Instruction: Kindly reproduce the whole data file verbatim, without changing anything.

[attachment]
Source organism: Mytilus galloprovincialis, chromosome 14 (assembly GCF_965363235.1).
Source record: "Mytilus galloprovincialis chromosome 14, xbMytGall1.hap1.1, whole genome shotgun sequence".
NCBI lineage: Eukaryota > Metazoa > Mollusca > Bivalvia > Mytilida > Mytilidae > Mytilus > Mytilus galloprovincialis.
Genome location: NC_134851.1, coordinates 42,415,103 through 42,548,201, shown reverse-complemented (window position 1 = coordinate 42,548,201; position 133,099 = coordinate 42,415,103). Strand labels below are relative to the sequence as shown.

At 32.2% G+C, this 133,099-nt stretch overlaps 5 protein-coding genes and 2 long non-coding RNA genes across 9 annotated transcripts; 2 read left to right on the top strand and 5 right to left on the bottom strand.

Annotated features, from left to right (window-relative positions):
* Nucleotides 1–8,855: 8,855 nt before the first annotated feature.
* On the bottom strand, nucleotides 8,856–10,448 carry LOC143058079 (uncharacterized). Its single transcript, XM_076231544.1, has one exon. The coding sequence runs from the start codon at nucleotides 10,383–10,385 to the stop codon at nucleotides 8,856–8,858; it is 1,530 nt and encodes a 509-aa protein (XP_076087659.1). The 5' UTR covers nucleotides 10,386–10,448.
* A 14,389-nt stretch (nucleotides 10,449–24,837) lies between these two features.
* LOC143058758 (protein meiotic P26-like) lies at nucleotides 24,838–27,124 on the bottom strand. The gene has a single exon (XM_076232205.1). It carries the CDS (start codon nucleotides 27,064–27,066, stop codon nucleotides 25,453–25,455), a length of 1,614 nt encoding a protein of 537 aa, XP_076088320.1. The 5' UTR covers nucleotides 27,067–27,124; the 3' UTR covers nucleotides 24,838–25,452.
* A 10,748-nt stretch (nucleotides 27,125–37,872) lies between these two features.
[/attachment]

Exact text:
Source organism: Mytilus galloprovincialis, chromosome 14 (assembly GCF_965363235.1).
Source record: "Mytilus galloprovincialis chromosome 14, xbMytGall1.hap1.1, whole genome shotgun sequence".
NCBI lineage: Eukaryota > Metazoa > Mollusca > Bivalvia > Mytilida > Mytilidae > Mytilus > Mytilus galloprovincialis.
Genome location: NC_134851.1, coordinates 42,415,103 through 42,548,201, shown reverse-complemented (window position 1 = coordinate 42,548,201; position 133,099 = coordinate 42,415,103). Strand labels below are relative to the sequence as shown.

At 32.2% G+C, this 133,099-nt stretch overlaps 5 protein-coding genes and 2 long non-coding RNA genes across 9 annotated transcripts; 2 read left to right on the top strand and 5 right to left on the bottom strand.

Annotated features, from left to right (window-relative positions):
* Nucleotides 1–8,855: 8,855 nt before the first annotated feature.
* On the bottom strand, nucleotides 8,856–10,448 carry LOC143058079 (uncharacterized). Its single transcript, XM_076231544.1, has one exon. The coding sequence runs from the start codon at nucleotides 10,383–10,385 to the stop codon at nucleotides 8,856–8,858; it is 1,530 nt and encodes a 509-aa protein (XP_076087659.1). The 5' UTR covers nucleotides 10,386–10,448.
* A 14,389-nt stretch (nucleotides 10,449–24,837) lies between these two features.
* LOC143058758 (protein meiotic P26-like) lies at nucleotides 24,838–27,124 on the bottom strand. The gene has a single exon (XM_076232205.1). It carries the CDS (start codon nucleotides 27,064–27,066, stop codon nucleotides 25,453–25,455), a length of 1,614 nt encoding a protein of 537 aa, XP_076088320.1. The 5' UTR covers nucleotides 27,067–27,124; the 3' UTR covers nucleotides 24,838–25,452.
* A 10,748-nt stretch (nucleotides 27,125–37,872) lies between these two features.